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Feb. 22, 2017, 5:15 a.m. EST

Eurozone finally escapes deflation in January

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By Paul Hannon

For the first time in almost four years, none of the eurozone's 19 members was in deflation during January, an encouragement to the European Central Bank in its long struggle to lift inflation to its target and keep it there.

The European Union's statistics agency Wednesday confirmed an earlier estimate that showed consumer prices in the currency area were 1.8% higher than a year earlier, a jump from the 1.1% inflation rate recorded in December 2016 and within touching distance of the ECB's target, which is close to, but below 2%.

Eurostat also recorded that consumer prices were higher on the year in all of the eurozone's members, the first time that had happened since February 2013. Ireland, the last member to have been in deflation, saw prices rise by 0.2%, having experienced a fall of the same magnitude in December.

As recently as May 2016, consumer prices were down on the year in the eurozone as a whole. Since then, a recovery in energy prices has driven inflation steadily higher, bringing an increasing number of countries out of deflation.

ECB policy makers have been celebrating the waning of a threat that spurred them to launch the first in a series of stimulus measures in June 2014. Central bankers fear deflation, because once it takes hold and becomes self-sustaining, it is difficult to escape from, as Japan's experience has shown.

While all of the eurozone's members are now experiencing inflation, there remain wide divergences across the currency area. In January, the highest rate of inflation was the 3.1% recorded in Belgium, with Spain close at 2.9%. Spanish prices were falling as recently as last August.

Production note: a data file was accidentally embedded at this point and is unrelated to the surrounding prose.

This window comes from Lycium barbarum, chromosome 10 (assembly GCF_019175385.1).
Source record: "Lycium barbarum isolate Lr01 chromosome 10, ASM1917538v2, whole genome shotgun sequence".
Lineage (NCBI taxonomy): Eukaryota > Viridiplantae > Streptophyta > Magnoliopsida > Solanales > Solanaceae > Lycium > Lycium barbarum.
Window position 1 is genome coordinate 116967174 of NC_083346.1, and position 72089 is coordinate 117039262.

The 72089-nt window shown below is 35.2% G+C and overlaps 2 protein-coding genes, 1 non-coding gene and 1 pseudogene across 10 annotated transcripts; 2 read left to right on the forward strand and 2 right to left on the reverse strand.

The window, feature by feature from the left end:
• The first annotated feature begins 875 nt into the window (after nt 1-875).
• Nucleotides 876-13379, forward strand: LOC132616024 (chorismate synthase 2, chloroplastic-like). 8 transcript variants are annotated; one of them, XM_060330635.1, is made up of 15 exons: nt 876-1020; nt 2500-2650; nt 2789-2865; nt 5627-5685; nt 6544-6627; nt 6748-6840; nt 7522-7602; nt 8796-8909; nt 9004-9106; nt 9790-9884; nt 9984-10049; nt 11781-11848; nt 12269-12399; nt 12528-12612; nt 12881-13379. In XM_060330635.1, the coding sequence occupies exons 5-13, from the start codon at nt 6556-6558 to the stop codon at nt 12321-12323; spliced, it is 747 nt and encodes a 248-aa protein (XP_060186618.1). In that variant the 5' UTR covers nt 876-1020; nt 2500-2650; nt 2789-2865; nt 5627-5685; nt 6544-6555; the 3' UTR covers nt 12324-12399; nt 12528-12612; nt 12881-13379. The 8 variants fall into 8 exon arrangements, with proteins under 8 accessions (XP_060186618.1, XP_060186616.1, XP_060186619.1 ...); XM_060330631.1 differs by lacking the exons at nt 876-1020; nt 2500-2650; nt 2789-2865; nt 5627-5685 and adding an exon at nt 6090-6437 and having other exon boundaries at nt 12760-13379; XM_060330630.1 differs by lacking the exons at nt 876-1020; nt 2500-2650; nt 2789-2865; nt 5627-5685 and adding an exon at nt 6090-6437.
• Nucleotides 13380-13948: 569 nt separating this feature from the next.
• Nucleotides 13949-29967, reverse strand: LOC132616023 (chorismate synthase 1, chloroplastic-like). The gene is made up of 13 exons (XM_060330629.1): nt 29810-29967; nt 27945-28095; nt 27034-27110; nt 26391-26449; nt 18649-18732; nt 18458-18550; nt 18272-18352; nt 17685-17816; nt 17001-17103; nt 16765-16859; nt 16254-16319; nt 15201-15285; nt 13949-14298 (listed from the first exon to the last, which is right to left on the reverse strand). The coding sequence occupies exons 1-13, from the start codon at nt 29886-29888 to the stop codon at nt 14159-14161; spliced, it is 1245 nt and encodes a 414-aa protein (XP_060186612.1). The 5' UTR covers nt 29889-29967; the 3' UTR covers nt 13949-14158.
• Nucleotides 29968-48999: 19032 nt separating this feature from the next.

In inflation-averse Germany, prices were 1.9% higher than a year earlier in January, amplifying calls for an end to ECB stimulus. The central bank has said it won't consider a tapering of its stimulus programs until it is clear that inflation will remain at its target even after energy prices have stopped rising.

That would requires a pickup in the pace at which prices of other goods and services are rising, but there were few if any signs of a buildup in underlying inflationary pressures during January. The core rate of inflation--which excludes energy, food, alcohol and tobacco-was unchanged at 0.9%, and lower than in January 2016.

Write to Paul Hannon at paul.hannon@wsj.com

Write to Paul Hannon at paul.hannon@wsj.com

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